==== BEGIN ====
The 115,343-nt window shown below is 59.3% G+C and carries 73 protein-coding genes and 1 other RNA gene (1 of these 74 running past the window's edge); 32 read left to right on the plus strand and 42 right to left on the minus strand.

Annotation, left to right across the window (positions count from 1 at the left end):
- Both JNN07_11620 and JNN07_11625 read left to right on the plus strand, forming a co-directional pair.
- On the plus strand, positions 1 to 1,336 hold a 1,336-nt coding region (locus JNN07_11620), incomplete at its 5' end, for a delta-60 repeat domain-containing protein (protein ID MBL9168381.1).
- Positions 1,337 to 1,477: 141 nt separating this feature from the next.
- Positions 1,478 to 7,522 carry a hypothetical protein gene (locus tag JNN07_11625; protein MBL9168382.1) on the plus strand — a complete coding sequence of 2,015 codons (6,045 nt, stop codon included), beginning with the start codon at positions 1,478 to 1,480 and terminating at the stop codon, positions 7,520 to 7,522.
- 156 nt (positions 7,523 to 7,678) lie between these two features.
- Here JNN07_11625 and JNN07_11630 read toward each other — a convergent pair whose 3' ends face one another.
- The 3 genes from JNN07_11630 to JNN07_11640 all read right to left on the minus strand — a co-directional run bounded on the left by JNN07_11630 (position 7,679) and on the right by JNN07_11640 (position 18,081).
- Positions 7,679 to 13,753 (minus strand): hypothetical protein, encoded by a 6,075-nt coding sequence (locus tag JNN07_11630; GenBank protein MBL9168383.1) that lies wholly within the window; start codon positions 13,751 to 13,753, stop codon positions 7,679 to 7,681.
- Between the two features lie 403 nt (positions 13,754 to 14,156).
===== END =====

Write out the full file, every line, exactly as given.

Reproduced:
The 115,343-nt window shown below is 59.3% G+C and carries 73 protein-coding genes and 1 other RNA gene (1 of these 74 running past the window's edge); 32 read left to right on the plus strand and 42 right to left on the minus strand.

Annotation, left to right across the window (positions count from 1 at the left end):
- Both JNN07_11620 and JNN07_11625 read left to right on the plus strand, forming a co-directional pair.
- On the plus strand, positions 1 to 1,336 hold a 1,336-nt coding region (locus JNN07_11620), incomplete at its 5' end, for a delta-60 repeat domain-containing protein (protein ID MBL9168381.1).
- Positions 1,337 to 1,477: 141 nt separating this feature from the next.
- Positions 1,478 to 7,522 carry a hypothetical protein gene (locus tag JNN07_11625; protein MBL9168382.1) on the plus strand — a complete coding sequence of 2,015 codons (6,045 nt, stop codon included), beginning with the start codon at positions 1,478 to 1,480 and terminating at the stop codon, positions 7,520 to 7,522.
- 156 nt (positions 7,523 to 7,678) lie between these two features.
- Here JNN07_11625 and JNN07_11630 read toward each other — a convergent pair whose 3' ends face one another.
- The 3 genes from JNN07_11630 to JNN07_11640 all read right to left on the minus strand — a co-directional run bounded on the left by JNN07_11630 (position 7,679) and on the right by JNN07_11640 (position 18,081).
- Positions 7,679 to 13,753 (minus strand): hypothetical protein, encoded by a 6,075-nt coding sequence (locus tag JNN07_11630; GenBank protein MBL9168383.1) that lies wholly within the window; start codon positions 13,751 to 13,753, stop codon positions 7,679 to 7,681.
- Between the two features lie 403 nt (positions 13,754 to 14,156).